It’s been *quite* a while since I’ve visited a verrrry Instagrammy spot or a new country. Hello Faroe Islands! We called in here on the North Atlantic Saga with Adventure Canada, spending nearly a week in the Faroes; every single day was extraordinary.
I don’t think I’m far off of the mark when I say that the Faroe Islands weren’t on many people’s radars until Instagram blew it up a few years ago. Staggering green sea cliffs, wild landscapes, cute sheep, and puffins made for easy storytelling in images and videos. It takes real effort to capture ugly photos here. It was the new Iceland.
Nested between Scotland, Iceland, and Norway, the Faroe Islands are actually self-governing under Denmark. Comprised of 18 main islands mostly lorded over by birds and sheep, for nearly a millennia the Faroes have been very isolated. With a population of just over 50,000, while small, the Faoes are definitely punching above their weight. This place is incredible.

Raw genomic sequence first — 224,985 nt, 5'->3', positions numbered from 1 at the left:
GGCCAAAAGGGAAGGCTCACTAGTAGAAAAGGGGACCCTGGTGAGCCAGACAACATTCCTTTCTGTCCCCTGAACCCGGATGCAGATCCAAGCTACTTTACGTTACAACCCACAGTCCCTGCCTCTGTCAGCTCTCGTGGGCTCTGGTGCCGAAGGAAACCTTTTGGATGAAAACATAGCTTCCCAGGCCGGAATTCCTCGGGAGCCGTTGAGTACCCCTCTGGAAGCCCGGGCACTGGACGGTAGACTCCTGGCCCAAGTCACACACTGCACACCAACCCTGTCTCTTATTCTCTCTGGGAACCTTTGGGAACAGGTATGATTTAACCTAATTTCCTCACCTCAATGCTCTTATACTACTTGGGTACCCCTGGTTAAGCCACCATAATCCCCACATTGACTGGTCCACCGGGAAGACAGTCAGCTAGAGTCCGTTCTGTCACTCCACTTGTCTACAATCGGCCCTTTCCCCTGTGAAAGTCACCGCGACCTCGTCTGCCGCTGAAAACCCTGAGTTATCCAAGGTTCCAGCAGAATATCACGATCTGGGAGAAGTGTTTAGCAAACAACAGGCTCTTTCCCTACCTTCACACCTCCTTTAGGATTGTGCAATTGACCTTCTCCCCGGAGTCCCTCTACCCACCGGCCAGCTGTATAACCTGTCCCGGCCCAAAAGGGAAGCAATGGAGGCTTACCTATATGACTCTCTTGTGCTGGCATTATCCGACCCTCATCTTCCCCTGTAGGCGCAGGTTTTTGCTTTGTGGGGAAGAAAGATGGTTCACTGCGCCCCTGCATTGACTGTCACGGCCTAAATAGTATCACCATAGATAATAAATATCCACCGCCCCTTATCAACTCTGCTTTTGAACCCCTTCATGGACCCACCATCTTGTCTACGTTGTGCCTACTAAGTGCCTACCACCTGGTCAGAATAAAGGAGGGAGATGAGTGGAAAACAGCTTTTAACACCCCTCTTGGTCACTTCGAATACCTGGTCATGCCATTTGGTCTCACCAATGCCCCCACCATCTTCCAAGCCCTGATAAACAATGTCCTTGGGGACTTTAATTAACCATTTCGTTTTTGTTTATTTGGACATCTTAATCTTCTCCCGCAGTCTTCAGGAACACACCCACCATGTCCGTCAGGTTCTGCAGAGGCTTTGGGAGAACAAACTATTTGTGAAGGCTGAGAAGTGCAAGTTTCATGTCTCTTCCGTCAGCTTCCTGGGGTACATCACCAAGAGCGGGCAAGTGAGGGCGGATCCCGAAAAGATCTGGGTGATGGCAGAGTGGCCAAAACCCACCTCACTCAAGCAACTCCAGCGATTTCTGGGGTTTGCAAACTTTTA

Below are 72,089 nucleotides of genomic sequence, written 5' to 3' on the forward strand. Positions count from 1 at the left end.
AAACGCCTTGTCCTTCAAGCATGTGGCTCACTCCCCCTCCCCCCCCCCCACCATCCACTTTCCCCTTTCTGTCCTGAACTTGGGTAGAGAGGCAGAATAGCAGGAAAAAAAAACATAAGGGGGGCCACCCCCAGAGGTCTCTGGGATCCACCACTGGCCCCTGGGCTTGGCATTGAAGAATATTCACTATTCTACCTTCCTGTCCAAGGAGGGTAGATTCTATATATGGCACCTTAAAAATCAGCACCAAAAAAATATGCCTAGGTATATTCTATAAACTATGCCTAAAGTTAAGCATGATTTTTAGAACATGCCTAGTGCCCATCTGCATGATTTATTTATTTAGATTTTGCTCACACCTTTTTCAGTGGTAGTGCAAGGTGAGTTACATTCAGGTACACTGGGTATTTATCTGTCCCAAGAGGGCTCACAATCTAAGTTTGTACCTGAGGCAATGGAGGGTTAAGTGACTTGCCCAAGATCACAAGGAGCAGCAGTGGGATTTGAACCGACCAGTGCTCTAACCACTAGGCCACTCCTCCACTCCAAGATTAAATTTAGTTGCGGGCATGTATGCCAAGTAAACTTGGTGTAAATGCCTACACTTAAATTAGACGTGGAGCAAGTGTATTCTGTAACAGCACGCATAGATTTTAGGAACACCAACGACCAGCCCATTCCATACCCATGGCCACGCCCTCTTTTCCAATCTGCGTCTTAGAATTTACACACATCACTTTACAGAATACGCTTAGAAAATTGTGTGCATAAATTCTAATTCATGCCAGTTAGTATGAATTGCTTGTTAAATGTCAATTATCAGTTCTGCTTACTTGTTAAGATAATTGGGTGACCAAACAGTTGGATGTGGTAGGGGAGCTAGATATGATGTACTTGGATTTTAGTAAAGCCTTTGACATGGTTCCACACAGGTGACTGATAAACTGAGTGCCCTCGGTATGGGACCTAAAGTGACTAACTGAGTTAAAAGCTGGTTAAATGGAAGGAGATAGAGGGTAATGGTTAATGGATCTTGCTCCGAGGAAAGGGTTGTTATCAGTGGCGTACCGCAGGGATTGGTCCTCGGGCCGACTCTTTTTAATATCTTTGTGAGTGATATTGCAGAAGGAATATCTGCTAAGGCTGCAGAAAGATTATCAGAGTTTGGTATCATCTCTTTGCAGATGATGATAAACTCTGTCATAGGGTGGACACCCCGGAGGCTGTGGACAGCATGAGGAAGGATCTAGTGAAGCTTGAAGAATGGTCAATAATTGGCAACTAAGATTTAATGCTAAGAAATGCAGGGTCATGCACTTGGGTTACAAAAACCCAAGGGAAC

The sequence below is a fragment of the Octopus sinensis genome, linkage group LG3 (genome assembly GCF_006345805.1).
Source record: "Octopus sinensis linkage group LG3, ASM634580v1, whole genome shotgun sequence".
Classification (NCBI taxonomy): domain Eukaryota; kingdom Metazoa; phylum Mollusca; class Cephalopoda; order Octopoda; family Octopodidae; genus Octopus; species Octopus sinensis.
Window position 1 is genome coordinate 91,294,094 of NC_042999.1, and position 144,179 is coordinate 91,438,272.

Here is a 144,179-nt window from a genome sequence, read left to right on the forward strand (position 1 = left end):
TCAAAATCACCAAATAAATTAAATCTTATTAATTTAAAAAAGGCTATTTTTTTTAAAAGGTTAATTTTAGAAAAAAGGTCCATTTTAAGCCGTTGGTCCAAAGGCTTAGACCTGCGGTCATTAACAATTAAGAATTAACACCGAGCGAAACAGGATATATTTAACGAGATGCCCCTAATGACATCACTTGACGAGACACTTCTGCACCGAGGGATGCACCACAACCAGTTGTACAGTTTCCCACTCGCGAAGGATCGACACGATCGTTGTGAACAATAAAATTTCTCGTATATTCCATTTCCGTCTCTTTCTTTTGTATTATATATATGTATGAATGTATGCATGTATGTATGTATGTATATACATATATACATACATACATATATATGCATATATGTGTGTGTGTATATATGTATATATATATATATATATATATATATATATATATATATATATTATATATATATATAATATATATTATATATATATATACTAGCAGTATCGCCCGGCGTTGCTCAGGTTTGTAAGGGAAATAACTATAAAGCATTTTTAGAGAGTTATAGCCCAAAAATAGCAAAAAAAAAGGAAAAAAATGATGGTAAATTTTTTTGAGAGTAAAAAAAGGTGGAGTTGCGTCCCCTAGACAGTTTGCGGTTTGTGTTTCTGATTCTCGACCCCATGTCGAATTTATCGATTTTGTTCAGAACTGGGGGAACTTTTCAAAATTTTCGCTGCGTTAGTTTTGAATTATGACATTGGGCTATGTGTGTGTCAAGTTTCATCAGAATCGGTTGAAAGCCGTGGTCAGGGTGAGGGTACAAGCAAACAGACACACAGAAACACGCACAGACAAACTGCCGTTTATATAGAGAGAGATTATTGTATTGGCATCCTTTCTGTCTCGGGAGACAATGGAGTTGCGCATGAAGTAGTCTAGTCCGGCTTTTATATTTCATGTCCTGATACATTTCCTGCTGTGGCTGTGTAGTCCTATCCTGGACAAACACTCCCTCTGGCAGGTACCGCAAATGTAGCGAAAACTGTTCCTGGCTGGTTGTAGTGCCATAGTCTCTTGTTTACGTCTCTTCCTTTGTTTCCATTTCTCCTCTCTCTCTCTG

With more than 70% of the land sitting 200 meters above sea level, the Faroes are full of stunning sea cliffs, home to many birds such as puffins, guillemots, skuas (the only Faroese word in the English language), and the oystercatcher, which happens to be the national bird. You’re pretty much guaranteed epic views no matter where you go.
Even after spending some time there, I can safely say that the Faroes remain an enigma. It’s a complex, interesting place full of nuances that are hard to understand as a casual visitor. Maybe this bit of mystery makes it more compelling. Forever a curious person, I was very excited to visit the Faroe Islands with Adventure Canada last June.